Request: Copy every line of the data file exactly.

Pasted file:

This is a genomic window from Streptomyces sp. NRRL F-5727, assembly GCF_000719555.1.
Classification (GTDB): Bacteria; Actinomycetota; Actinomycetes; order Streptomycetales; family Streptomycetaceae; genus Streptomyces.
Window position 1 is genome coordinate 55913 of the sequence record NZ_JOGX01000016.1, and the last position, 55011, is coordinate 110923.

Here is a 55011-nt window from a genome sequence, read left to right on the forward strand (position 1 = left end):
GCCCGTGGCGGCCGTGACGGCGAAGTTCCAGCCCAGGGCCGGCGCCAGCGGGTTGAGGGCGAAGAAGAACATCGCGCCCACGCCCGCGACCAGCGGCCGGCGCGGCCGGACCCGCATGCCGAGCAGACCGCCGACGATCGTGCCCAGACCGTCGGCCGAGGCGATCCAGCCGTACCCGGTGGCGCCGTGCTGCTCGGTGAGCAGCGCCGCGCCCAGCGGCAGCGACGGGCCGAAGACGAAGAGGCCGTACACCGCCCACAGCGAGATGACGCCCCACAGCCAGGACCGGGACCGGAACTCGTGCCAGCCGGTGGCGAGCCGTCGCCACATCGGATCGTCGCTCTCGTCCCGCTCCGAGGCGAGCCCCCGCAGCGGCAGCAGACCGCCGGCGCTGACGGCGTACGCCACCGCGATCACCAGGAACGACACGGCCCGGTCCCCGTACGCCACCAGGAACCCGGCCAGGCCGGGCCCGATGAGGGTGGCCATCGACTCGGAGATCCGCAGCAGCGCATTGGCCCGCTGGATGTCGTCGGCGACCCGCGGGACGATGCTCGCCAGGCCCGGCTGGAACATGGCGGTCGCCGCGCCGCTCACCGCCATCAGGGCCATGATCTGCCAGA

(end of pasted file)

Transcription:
This is a genomic window from Streptomyces sp. NRRL F-5727, assembly GCF_000719555.1.
Classification (GTDB): Bacteria; Actinomycetota; Actinomycetes; order Streptomycetales; family Streptomycetaceae; genus Streptomyces.
Window position 1 is genome coordinate 55913 of the sequence record NZ_JOGX01000016.1, and the last position, 55011, is coordinate 110923.

Here is a 55011-nt window from a genome sequence, read left to right on the forward strand (position 1 = left end):
GCCCGTGGCGGCCGTGACGGCGAAGTTCCAGCCCAGGGCCGGCGCCAGCGGGTTGAGGGCGAAGAAGAACATCGCGCCCACGCCCGCGACCAGCGGCCGGCGCGGCCGGACCCGCATGCCGAGCAGACCGCCGACGATCGTGCCCAGACCGTCGGCCGAGGCGATCCAGCCGTACCCGGTGGCGCCGTGCTGCTCGGTGAGCAGCGCCGCGCCCAGCGGCAGCGACGGGCCGAAGACGAAGAGGCCGTACACCGCCCACAGCGAGATGACGCCCCACAGCCAGGACCGGGACCGGAACTCGTGCCAGCCGGTGGCGAGCCGTCGCCACATCGGATCGTCGCTCTCGTCCCGCTCCGAGGCGAGCCCCCGCAGCGGCAGCAGACCGCCGGCGCTGACGGCGTACGCCACCGCGATCACCAGGAACGACACGGCCCGGTCCCCGTACGCCACCAGGAACCCGGCCAGGCCGGGCCCGATGAGGGTGGCCATCGACTCGGAGATCCGCAGCAGCGCATTGGCCCGCTGGATGTCGTCGGCGACCCGCGGGACGATGCTCGCCAGGCCCGGCTGGAACATGGCGGTCGCCGCGCCGCTCACCGCCATCAGGGCCATGATCTGCCAGA